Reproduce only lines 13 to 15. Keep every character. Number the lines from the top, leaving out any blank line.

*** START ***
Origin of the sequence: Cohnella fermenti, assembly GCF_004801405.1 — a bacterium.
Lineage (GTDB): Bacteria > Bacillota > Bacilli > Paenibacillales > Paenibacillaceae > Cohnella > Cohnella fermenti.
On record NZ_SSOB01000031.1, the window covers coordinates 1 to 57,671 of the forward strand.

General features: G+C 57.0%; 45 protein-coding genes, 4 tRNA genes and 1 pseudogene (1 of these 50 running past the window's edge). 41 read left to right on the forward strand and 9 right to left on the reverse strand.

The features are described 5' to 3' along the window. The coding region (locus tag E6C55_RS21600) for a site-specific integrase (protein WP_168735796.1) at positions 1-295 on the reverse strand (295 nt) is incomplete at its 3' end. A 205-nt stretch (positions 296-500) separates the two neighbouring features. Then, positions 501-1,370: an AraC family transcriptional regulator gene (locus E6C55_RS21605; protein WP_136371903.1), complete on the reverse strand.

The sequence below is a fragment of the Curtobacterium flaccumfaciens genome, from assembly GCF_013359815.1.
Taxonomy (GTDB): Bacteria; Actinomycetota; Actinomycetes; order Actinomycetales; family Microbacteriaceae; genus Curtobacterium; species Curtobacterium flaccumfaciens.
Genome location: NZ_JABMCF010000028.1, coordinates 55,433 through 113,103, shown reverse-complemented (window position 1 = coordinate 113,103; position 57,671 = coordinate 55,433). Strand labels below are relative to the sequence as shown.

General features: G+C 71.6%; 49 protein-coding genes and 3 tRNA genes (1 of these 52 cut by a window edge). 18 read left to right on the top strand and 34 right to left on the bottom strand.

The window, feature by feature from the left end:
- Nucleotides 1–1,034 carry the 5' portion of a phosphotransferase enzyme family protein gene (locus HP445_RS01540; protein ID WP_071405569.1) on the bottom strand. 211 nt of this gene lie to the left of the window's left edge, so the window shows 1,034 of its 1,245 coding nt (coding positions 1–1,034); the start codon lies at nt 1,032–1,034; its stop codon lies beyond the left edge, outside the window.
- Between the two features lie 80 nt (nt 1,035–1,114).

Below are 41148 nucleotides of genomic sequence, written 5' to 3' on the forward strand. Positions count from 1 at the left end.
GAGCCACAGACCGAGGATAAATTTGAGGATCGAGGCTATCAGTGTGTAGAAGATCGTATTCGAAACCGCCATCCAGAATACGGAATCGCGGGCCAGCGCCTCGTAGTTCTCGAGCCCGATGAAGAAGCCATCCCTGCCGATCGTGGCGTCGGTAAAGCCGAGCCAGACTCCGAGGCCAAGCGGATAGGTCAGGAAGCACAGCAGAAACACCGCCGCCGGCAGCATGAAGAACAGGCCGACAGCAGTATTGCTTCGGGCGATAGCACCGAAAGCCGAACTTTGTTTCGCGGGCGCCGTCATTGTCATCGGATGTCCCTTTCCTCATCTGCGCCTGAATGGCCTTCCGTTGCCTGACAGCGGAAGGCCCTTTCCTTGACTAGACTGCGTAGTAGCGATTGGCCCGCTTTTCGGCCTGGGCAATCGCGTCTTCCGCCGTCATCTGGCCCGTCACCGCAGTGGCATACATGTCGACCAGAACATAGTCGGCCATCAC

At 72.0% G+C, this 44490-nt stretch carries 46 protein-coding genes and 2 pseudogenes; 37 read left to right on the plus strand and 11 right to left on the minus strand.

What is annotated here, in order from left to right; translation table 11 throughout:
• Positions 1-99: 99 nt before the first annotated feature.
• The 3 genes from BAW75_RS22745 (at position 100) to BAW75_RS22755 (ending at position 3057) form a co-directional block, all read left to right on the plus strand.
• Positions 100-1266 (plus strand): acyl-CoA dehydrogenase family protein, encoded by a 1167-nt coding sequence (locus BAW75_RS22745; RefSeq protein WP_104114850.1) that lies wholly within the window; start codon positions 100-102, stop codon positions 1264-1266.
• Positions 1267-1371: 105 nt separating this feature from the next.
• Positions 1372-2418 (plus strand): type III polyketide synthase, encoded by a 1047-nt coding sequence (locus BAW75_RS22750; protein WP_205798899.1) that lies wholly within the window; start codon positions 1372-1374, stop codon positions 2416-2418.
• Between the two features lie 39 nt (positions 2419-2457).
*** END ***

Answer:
Below are 41148 nucleotides of genomic sequence, written 5' to 3' on the forward strand. Positions count from 1 at the left end.
GAGCCACAGACCGAGGATAAATTTGAGGATCGAGGCTATCAGTGTGTAGAAGATCGTATTCGAAACCGCCATCCAGAATACGGAATCGCGGGCCAGCGCCTCGTAGTTCTCGAGCCCGATGAAGAAGCCATCCCTGCCGATCGTGGCGTCGGTAAAGCCGAGCCAGACTCCGAGGCCAAGCGGATAGGTCAGGAAGCACAGCAGAAACACCGCCGCCGGCAGCATGAAGAACAGGCCGACAGCAGTATTGCTTCGGGCGATAGCACCGAAAGCCGAACTTTGTTTCGCGGGCGCCGTCATTGTCATCGGATGTCCCTTTCCTCATCTGCGCCTGAATGGCCTTCCGTTGCCTGACAGCGGAAGGCCCTTTCCTTGACTAGACTGCGTAGTAGCGATTGGCCCGCTTTTCGGCCTGGGCAATCGCGTCTTCCGCCGTCATCTGGCCCGTCACCGCAGTGGCATACATGTCGACCAGAACATAGTCGGCCATCAC

At 72.0% G+C, this 44490-nt stretch carries 46 protein-coding genes and 2 pseudogenes; 37 read left to right on the plus strand and 11 right to left on the minus strand.